Social interaction among Westerners does not lead to sexual interaction as it might back in the West.  In Europe it is not considered rare for two Westerners of different nationalities to marry each other.  No one's head turns when they see a French-German or British-Dutch couple.  This intra-culture mixing, as noted, is not so common among Asians.  In Thailand, it remains rare for two Westerners meeting here to form a union.  In Bangkok, if you happen to bump into a Brit married to an American, you can almost guarantee the two met somewhere else before.  The Westerners in Bangkok, if they arrive in the Kingdom single, tend to, without exception, prefer (sexual) interaction exclusively with Thais, even over their own nationality.  This is dealt with in great detail here. 

So what you get at the end of the day is hardly a melting pot, but more like a colorful salsa with different ingredients mixed together but which you can taste separately.  Thailand and the (usually female) Thais are the glue which links all the communities to the country and to each other. 

Big City Copulation Paradise

I wonder if the Tourism Authority of Thailand will ever add "cheap sexual thrills" as one of the reasons foreigners can state for their reason for coming to Thailand.  We're cognizant if someone were asked after the fact what he -- notice, it's primarily males we're talking about here -- liked about his trip to Thailand, the answer would be varied and go something like this:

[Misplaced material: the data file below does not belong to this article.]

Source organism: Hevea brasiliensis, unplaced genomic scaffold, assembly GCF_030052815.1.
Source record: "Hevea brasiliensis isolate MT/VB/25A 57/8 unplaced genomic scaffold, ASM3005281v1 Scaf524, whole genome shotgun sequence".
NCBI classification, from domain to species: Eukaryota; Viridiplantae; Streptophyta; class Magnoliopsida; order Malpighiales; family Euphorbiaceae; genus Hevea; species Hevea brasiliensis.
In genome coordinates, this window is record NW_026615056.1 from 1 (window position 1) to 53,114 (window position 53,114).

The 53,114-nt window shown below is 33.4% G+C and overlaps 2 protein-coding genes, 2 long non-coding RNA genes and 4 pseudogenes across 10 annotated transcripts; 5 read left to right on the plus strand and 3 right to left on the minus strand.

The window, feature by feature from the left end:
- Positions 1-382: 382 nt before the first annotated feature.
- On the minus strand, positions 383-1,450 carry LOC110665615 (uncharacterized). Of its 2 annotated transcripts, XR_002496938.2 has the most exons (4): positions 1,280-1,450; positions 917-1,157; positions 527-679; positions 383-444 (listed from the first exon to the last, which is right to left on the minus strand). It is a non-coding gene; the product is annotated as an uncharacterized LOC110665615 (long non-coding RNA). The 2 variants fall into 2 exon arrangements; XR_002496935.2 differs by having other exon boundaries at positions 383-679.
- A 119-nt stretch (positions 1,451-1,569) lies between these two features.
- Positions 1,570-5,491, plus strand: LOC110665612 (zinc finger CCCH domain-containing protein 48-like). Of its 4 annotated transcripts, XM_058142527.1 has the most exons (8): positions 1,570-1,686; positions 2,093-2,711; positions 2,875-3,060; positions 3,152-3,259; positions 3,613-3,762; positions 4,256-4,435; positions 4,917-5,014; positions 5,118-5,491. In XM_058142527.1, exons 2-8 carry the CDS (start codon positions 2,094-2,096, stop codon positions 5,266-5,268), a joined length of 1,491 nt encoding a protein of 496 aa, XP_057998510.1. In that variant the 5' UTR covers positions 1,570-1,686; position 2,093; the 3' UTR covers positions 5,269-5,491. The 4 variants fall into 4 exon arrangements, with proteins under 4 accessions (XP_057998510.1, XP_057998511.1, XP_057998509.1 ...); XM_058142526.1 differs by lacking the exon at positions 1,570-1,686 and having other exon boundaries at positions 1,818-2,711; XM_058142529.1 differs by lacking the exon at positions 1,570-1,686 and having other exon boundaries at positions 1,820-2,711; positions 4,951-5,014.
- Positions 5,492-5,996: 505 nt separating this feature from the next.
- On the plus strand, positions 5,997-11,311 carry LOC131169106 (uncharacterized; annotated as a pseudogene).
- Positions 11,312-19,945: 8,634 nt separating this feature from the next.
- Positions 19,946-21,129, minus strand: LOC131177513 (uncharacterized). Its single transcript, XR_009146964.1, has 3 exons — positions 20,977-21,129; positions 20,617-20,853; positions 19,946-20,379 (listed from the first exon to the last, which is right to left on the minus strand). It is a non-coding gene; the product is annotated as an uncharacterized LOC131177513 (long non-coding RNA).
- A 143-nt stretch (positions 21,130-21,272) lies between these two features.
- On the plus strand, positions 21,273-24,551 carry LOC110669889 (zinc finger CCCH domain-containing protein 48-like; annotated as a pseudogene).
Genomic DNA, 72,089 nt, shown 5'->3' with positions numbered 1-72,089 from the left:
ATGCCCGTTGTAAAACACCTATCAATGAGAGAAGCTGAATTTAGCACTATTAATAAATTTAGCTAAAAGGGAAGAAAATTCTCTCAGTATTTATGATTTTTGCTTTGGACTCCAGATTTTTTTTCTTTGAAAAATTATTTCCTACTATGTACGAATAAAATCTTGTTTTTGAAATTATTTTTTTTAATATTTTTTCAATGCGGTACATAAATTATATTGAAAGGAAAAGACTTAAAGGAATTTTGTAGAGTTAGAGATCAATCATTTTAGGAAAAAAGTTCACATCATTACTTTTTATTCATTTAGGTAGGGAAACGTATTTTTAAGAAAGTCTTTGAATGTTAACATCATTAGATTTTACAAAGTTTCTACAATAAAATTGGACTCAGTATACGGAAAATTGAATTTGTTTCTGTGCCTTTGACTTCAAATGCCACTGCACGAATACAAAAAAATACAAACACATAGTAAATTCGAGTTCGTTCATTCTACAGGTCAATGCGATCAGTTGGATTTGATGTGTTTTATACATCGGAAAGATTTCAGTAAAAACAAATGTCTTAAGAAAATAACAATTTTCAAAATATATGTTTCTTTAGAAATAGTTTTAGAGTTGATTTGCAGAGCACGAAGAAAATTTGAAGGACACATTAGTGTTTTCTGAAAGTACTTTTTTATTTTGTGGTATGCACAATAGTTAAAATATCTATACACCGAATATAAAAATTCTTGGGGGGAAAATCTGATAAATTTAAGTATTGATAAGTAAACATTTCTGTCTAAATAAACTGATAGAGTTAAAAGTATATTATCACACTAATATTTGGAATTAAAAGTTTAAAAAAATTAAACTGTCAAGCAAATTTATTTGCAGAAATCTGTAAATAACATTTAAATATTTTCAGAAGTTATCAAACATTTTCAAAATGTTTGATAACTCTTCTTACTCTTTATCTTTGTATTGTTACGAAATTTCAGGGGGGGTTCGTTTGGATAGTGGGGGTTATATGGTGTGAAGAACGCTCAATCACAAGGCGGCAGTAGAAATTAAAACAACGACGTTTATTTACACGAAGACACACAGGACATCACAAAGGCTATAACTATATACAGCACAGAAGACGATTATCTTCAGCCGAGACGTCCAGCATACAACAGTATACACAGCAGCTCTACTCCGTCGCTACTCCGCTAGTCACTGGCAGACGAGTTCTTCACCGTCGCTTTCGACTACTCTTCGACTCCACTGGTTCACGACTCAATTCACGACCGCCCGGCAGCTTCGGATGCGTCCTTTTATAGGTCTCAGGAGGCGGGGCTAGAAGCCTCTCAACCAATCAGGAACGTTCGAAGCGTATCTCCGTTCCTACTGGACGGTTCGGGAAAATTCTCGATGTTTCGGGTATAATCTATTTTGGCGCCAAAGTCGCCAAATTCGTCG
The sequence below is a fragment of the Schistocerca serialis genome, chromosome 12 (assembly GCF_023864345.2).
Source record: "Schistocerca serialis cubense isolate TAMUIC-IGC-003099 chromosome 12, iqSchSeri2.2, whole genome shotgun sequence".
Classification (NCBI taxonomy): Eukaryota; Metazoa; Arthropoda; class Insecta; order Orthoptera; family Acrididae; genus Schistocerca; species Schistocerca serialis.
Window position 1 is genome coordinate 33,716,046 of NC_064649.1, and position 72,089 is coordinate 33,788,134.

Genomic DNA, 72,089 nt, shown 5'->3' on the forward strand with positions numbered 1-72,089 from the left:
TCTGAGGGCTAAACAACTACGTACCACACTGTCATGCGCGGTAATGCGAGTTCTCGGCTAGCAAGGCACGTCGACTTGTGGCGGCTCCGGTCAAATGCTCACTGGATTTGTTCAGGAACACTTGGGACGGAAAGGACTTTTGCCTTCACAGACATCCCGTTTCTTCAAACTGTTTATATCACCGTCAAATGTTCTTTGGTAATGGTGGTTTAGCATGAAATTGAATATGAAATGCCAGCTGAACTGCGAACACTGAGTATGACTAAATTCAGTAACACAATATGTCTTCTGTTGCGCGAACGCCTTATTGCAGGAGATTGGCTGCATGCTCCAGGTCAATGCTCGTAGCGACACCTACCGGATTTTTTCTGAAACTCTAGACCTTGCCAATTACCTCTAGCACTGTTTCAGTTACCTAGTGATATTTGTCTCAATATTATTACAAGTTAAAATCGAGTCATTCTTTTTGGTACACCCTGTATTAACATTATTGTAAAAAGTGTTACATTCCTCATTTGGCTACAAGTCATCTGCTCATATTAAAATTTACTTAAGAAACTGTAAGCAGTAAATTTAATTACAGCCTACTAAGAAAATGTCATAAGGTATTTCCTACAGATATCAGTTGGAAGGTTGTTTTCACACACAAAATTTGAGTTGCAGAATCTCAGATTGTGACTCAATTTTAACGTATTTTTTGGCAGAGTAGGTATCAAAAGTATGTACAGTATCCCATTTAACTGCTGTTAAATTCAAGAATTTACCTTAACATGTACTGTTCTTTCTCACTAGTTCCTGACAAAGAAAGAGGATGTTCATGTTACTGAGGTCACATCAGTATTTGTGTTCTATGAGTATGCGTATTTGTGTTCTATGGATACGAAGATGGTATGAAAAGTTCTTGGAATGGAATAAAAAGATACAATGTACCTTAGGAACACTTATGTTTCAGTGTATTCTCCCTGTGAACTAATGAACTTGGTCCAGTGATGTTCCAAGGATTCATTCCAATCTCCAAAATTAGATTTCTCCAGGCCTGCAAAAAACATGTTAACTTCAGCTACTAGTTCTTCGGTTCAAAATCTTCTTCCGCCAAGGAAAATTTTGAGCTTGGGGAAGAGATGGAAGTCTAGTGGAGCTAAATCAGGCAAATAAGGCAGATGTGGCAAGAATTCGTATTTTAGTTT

I loved the inexpensive food and drink and the beautiful sunsets and the convivial nature of the Thai people.  (long pause, voice lowers) And I didn't mind the ultra cheap sleazy bar-side pickups. 

Here's the question no one is asking.  If tomorrow, bar-side pickups, sleazy and easy prostitution, and fish bowl style screwing massages were outlawed, how many of these tourists or residents loving Thailand would continue to love it?

Vietnam WarThink about this for a second.  What's a key difference between the three Southeast Asian nations of Thailand, Malaysia, and Singapore? Try this answer on for size:  you don't have cheap, easy, sleazy screwing opps in Malaysia and Singapore.  Singapore is a first-world nation.  Everything works, everything maybe except the corny pickup line you tried on Miss Singapore or the $20 bill you handed the local Singaporean hooker and she spat upon for being an insultingly low offer.  Malaysia is slightly better off economically than Thailand.  It, too, has beautiful and even less crowded beaches and is an extremely economical place to live.  Why isn't Joe Sexpat touring and living there?  Because the hooker and pickup scene can't compare to Thailand, and the Muslim culture jacks up the cost of drinking, which in turn puts a stranglehold on destroying the inhibitions that can lead to the cheap pay-for-play scene.